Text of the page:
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5 of 5 people found the following review helpful
4.0 out of 5 stars Flying high
Helen Simpson's new book contains some of her usual searing portraits of middle class life with its marriages and children but differently from her other books this one chooses to focus a lot on global warming. The writing is top notch as always and her gift for storytelling is apparent in every story here. It's one of the best short story collections I've read in the...
Published on 13 July 2010 by Sam Quixote

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4 of 8 people found the following review helpful
2.0 out of 5 stars Not for everyone
I bought this book because I'd read 'Diary of an Interesting Year' in a Sunday magazine and enjoyed it so much I talked to friends about it and passed it on for others to read. I hoped, by buying the book, that I was in for a treat with several more, interesting and engrossing, tales but found instead that it was a rant about the damage we're doing to the environment...
Published on 12 Sep 2010 by Kazza


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5 of 5 people found the following review helpful
4.0 out of 5 stars Flying high, 13 July 2010
By 
Sam Quixote - See all my reviews
(TOP 50 REVIEWER)   
This review is from: In-Flight Entertainment (Hardcover)
Helen Simpson's new book contains some of her usual searing portraits of middle class life with its marriages and children but differently from her other books this one chooses to focus a lot on global warming. The writing is top notch as always and her gift for storytelling is apparent in every story here. It's one of the best short story collections I've read in the last couple of years, which, despite its shortness, stays with you longer than it takes to read.

The title story concerns a socratic dialogue between two men in the first class section of plane. One is a global warming denier, the other a believer and moreoever a scientist who contributed to the studies into global warming. What follows are some dire warnings about whats to come: mass death, the loss of every facet of our priveleged existence, society breaking down into martial law, every man for themselves until the planet is unable to sustain human life on the surface anymore. It stays with you more for its surety in its doomsday portents and the vivid way Simpson describes it, and also because you hope it never comes to pass.

Similar stories follow in the book: "Ahead of the Pack" satirises corporate culture meshing with global warming warnings; "The Tipping Point" features a man unable to sustain his relationship with a woman who is obsessed with bringing peoples' attentions to the urgency of global warming; "Geography Boy" is similar, contrasting medieval visions of the end of the world as depicted in Revelation. "Diary of an Interesting Year" is maybe the best story here. It takes place in 2040 and is told in diary snippets by a woman living in Simpson's dire future. She fights for survival and all the action takes place in between the entries. It's the strongest piece of storytelling I've read of hers and is a fantastic short story.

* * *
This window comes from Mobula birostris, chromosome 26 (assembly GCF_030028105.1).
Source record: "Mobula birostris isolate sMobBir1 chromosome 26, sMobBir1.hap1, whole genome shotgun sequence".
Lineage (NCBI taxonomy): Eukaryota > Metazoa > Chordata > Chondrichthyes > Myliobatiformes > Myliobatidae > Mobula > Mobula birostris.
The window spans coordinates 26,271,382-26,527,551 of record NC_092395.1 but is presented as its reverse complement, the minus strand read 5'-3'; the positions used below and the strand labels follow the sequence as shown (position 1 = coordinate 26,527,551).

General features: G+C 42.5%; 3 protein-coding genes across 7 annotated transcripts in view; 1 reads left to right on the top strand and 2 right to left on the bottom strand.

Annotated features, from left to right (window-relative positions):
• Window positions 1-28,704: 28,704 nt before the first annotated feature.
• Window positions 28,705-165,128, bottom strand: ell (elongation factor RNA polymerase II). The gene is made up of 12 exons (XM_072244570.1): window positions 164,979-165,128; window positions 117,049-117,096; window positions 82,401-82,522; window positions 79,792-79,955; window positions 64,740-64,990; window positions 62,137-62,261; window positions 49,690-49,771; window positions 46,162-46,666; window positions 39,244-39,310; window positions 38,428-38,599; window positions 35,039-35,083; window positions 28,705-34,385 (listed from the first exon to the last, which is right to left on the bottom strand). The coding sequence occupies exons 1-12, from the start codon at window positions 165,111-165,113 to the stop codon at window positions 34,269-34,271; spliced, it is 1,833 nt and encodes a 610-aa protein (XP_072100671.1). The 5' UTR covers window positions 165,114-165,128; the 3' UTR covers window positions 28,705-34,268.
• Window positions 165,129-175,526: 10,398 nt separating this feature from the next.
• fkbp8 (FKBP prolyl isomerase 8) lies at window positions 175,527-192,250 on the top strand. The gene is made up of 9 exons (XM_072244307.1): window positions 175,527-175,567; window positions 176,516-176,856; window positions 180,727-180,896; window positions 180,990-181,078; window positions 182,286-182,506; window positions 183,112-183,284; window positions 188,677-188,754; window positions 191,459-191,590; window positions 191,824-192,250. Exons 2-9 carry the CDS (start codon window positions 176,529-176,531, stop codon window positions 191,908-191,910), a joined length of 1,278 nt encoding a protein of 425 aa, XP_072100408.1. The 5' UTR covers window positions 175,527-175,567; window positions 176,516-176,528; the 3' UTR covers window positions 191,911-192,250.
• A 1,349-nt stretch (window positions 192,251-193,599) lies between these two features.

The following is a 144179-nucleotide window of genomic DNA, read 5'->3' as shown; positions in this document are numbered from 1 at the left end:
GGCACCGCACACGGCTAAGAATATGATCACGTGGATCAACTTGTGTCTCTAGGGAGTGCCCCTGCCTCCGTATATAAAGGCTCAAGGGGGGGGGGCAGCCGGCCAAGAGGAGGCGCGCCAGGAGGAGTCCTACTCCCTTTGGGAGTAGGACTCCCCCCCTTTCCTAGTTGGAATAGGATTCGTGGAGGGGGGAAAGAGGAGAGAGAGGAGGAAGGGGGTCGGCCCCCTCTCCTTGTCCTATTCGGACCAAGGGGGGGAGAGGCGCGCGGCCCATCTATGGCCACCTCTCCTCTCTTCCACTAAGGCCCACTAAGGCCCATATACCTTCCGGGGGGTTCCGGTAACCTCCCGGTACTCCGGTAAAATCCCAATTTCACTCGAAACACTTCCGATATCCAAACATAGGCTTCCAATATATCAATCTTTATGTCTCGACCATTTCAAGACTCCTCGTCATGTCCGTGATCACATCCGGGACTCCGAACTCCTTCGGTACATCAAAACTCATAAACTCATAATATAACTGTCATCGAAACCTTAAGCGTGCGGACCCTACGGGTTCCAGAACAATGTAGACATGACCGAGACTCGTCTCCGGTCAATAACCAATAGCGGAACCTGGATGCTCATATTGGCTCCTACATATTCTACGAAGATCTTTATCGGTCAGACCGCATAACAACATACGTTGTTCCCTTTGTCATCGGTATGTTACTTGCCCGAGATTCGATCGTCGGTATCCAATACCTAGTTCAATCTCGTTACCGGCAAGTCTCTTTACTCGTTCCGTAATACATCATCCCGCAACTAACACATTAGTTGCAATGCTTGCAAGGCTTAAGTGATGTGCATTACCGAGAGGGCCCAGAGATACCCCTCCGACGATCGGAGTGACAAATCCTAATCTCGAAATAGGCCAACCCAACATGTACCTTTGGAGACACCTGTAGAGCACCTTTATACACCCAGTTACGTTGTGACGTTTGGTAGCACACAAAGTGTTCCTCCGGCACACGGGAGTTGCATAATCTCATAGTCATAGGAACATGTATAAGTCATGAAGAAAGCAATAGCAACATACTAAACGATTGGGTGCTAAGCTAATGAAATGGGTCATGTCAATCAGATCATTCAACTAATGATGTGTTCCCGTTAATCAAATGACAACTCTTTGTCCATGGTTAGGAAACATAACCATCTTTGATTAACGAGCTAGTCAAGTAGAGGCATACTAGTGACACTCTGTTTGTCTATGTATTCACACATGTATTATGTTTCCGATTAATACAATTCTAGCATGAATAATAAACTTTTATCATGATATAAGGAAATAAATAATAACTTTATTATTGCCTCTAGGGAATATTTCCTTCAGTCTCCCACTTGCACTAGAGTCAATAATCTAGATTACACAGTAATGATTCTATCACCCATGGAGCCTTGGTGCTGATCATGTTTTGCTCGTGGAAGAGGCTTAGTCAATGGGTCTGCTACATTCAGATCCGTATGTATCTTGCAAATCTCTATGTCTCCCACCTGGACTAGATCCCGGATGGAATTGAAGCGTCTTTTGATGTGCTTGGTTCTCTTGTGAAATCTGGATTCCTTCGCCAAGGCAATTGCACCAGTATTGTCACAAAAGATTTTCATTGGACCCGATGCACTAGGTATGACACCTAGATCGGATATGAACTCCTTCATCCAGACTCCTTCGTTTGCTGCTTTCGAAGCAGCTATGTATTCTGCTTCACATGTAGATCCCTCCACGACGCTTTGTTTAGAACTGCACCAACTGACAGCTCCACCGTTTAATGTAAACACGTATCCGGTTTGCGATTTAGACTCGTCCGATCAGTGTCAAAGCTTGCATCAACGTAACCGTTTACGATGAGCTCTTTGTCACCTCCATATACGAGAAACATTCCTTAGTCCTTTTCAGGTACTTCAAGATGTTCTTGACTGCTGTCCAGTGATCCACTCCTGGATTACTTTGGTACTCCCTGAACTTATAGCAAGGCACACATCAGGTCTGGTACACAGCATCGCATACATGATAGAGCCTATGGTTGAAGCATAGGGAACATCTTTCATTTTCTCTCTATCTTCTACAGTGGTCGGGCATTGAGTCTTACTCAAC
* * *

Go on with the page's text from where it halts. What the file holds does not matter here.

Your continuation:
The non-global warming stories are good too. "Festival of the Immortals" is more light hearted featuring a book festival with world famous authors like the Bronte sisters and James Joyce, all of whom are alive and well in today's society. "Homework" is a mother helping her son with his creative writing homework and she tells him of an alternate life she envisioned for herself under the guise of homework help.

I really liked this book despite it's obsession with doom laden prophecies about our soon-to-be-extinct race. Impressive writing coupled with an acute storytelling sense bring these well conceived stories to life and prove to be Simpson's best book yet. A great read (though perhaps not for those looking for a cheerful pick-me-up).
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5.0 out of 5 stars The reviews are right! An incredible collection, 20 May 2011
This review is from: In-Flight Entertainment (Hardcover)
Helen Simpson is the best short story writer of our time. This collection received well-deserved rave reviews, it is laugh-out-loud funny and poignantly relevant. As The Times review said 'dangerously close to perfection'. Read it!
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4 of 8 people found the following review helpful
2.0 out of 5 stars Not for everyone, 12 Sep 2010
This review is from: In-Flight Entertainment (Hardcover)
I bought this book because I'd read 'Diary of an Interesting Year' in a Sunday magazine and enjoyed it so much I talked to friends about it and passed it on for others to read. I hoped, by buying the book, that I was in for a treat with several more, interesting and engrossing, tales but found instead that it was a rant about the damage we're doing to the environment. Some people might consider the stories to be interesting studies but I found the book uncomfortably un-entertaining and was very pleased that I hadn't taken it for in flight entertainment!
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In-Flight Entertainment
In-Flight Entertainment by Helen Simpson (Hardcover - 6 May 2010)
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